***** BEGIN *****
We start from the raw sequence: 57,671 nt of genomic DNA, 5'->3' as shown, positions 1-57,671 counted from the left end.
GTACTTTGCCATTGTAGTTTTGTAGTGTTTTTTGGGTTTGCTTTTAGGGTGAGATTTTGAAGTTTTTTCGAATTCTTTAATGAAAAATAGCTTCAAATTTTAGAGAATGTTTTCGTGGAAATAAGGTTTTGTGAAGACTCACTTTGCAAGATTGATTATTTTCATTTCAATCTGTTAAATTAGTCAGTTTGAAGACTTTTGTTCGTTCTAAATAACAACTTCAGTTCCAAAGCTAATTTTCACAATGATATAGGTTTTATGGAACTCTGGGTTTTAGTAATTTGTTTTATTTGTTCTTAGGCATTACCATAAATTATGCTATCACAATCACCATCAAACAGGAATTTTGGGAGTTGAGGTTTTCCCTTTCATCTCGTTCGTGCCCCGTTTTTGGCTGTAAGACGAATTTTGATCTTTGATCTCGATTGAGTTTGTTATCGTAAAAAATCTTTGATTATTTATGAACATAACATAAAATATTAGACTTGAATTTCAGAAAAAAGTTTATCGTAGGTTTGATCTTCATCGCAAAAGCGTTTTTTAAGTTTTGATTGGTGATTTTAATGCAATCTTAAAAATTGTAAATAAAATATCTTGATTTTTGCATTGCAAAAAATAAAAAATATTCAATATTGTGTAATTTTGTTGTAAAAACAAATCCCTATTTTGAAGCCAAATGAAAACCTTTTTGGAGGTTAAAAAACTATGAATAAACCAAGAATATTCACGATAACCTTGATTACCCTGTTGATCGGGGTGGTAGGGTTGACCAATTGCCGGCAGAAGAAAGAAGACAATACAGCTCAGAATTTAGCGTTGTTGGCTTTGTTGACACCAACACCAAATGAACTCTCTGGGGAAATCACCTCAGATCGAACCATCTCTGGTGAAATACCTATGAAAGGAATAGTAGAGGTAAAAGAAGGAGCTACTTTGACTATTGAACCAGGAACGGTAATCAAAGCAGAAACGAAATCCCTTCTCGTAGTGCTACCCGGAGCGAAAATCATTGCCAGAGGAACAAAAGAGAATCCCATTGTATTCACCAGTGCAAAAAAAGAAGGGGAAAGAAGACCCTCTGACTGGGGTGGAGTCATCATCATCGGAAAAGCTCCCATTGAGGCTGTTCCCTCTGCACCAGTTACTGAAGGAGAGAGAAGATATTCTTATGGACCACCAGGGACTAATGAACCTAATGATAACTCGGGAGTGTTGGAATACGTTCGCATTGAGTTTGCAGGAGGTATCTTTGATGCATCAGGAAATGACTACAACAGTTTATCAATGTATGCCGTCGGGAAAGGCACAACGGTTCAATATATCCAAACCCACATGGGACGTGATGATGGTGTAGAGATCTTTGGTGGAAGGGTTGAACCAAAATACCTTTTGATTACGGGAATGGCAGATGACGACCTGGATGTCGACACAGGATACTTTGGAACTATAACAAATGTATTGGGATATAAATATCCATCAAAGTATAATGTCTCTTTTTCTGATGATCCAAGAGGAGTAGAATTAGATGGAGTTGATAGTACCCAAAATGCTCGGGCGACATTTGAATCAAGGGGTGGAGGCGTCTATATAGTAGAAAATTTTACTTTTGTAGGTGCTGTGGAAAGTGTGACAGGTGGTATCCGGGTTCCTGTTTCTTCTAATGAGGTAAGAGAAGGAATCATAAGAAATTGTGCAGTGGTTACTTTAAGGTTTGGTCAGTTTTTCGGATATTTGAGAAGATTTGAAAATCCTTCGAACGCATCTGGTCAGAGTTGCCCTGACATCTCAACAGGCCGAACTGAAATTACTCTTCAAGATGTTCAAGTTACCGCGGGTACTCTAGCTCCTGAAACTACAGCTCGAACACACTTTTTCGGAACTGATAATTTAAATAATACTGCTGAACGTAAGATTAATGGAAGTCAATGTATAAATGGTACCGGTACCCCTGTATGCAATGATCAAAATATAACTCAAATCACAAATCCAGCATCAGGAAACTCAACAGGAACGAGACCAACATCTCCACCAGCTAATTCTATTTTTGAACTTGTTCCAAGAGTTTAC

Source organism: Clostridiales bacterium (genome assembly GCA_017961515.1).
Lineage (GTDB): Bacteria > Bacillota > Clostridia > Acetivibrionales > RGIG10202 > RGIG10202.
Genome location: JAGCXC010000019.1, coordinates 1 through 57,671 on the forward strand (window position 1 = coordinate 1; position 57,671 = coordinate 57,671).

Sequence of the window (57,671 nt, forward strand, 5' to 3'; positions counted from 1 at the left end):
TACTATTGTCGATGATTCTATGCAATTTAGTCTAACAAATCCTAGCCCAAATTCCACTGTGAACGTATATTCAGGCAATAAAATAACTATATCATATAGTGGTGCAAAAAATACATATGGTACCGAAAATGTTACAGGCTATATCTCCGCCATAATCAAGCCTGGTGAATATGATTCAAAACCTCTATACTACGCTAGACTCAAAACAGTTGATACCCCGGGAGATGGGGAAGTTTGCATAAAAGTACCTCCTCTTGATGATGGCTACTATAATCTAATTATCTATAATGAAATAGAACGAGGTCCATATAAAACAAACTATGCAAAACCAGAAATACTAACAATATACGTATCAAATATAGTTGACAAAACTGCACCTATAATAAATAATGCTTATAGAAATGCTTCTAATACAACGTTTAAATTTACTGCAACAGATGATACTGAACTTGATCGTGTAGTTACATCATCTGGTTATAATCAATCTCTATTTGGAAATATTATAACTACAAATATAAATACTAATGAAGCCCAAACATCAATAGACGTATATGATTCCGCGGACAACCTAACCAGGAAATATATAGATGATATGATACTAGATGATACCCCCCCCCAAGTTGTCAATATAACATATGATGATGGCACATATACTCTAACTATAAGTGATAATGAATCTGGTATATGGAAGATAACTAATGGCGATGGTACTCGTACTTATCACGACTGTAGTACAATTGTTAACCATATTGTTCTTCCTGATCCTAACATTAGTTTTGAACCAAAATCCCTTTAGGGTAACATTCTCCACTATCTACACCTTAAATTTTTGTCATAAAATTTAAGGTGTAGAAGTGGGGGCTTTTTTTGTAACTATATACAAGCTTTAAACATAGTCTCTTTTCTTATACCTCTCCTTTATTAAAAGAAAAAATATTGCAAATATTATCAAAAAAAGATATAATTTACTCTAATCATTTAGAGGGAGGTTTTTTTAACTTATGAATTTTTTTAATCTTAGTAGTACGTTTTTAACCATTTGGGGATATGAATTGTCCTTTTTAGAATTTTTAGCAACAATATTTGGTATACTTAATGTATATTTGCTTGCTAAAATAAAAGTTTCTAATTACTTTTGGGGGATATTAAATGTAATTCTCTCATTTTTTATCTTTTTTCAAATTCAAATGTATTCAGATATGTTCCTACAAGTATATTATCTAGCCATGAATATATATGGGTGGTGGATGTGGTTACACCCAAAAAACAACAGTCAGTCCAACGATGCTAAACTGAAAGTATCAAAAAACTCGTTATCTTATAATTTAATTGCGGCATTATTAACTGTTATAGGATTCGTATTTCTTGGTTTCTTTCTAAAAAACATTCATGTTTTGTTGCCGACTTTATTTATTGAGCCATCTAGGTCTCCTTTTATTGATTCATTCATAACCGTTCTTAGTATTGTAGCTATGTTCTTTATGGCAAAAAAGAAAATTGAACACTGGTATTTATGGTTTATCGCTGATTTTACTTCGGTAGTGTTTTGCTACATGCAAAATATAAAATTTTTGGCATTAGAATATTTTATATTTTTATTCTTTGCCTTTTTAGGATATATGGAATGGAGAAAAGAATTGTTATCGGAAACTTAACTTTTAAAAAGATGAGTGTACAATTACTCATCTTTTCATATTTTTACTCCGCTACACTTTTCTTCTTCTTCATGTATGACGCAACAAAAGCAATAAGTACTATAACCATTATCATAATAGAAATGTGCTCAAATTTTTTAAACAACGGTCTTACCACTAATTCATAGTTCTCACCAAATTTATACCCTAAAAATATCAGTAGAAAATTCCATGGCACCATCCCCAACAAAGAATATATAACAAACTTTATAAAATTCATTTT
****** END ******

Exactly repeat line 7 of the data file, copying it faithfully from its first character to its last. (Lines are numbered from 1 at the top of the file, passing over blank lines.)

TACTATTGTCGATGATTCTATGCAATTTAGTCTAACAAATCCTAGCCCAAATTCCACTGTGAACGTATATTCAGGCAATAAAATAACTATATCATATAGTGGTGCAAAAAATACATATGGTACCGAAAATGTTACAGGCTATATCTCCGCCATAATCAAGCCTGGTGAATATGATTCAAAACCTCTATACTACGCTAGACTCAAAACAGTTGATACCCCGGGAGATGGGGAAGTTTGCATAAAAGTACCTCCTCTTGATGATGGCTACTATAATCTAATTATCTATAATGAAATAGAACGAGGTCCATATAAAACAAACTATGCAAAACCAGAAATACTAACAATATACGTATCAAATATAGTTGACAAAACTGCACCTATAATAAATAATGCTTATAGAAATGCTTCTAATACAACGTTTAAATTTACTGCAACAGATGATACTGAACTTGATCGTGTAGTTACATCATCTGGTTATAATCAATCTCTATTTGGAAATATTATAACTACAAATATAAATACTAATGAAGCCCAAACATCAATAGACGTATATGATTCCGCGGACAACCTAACCAGGAAATATATAGATGATATGATACTAGATGATACCCCCCCCCAAGTTGTCAATATAACATATGATGATGGCACATATACTCTAACTATAAGTGATAATGAATCTGGTATATGGAAGATAACTAATGGCGATGGTACTCGTACTTATCACGACTGTAGTACAATTGTTAACCATATTGTTCTTCCTGATCCTAACATTAGTTTTGAACCAAAATCCCTTTAGGGTAACATTCTCCACTATCTACACCTTAAATTTTTGTCATAAAATTTAAGGTGTAGAAGTGGGGGCTTTTTTTGTAACTATATACAAGCTTTAAACATAGTCTCTTTTCTTATACCTCTCCTTTATTAAAAGAAAAAATATTGCAAATATTATCAAAAAAAGATATAATTTACTCTAATCATTTAGAGGGAGGTTTTTTTAACTTATGAATTTTTTTAATCTTAGTAGTACGTTTTTAACCATTTGGGGATATGAATTGTCCTTTTTAGAATTTTTAGCAACAATATTTGGTATACTTAATGTATATTTGCTTGCTAAAATAAAAGTTTCTAATTACTTTTGGGGGATATTAAATGTAATTCTCTCATTTTTTATCTTTTTTCAAATTCAAATGTATTCAGATATGTTCCTACAAGTATATTATCTAGCCATGAATATATATGGGTGGTGGATGTGGTTACACCCAAAAAACAACAGTCAGTCCAACGATGCTAAACTGAAAGTATCAAAAAACTCGTTATCTTATAATTTAATTGCGGCATTATTAACTGTTATAGGATTCGTATTTCTTGGTTTCTTTCTAAAAAACATTCATGTTTTGTTGCCGACTTTATTTATTGAGCCATCTAGGTCTCCTTTTATTGATTCATTCATAACCGTTCTTAGTATTGTAGCTATGTTCTTTATGGCAAAAAAGAAAATTGAACACTGGTATTTATGGTTTATCGCTGATTTTACTTCGGTAGTGTTTTGCTACATGCAAAATATAAAATTTTTGGCATTAGAATATTTTATATTTTTATTCTTTGCCTTTTTAGGATATATGGAATGGAGAAAAGAATTGTTATCGGAAACTTAACTTTTAAAAAGATGAGTGTACAATTACTCATCTTTTCATATTTTTACTCCGCTACACTTTTCTTCTTCTTCATGTATGACGCAACAAAAGCAATAAGTACTATAACCATTATCATAATAGAAATGTGCTCAAATTTTTTAAACAACGGTCTTACCACTAATTCATAGTTCTCACCAAATTTATACCCTAAAAATATCAGTAGAAAATTCCATGGCACCATCCCCAACAAAGAATATATAACAAACTTTATAAAATTCATTTT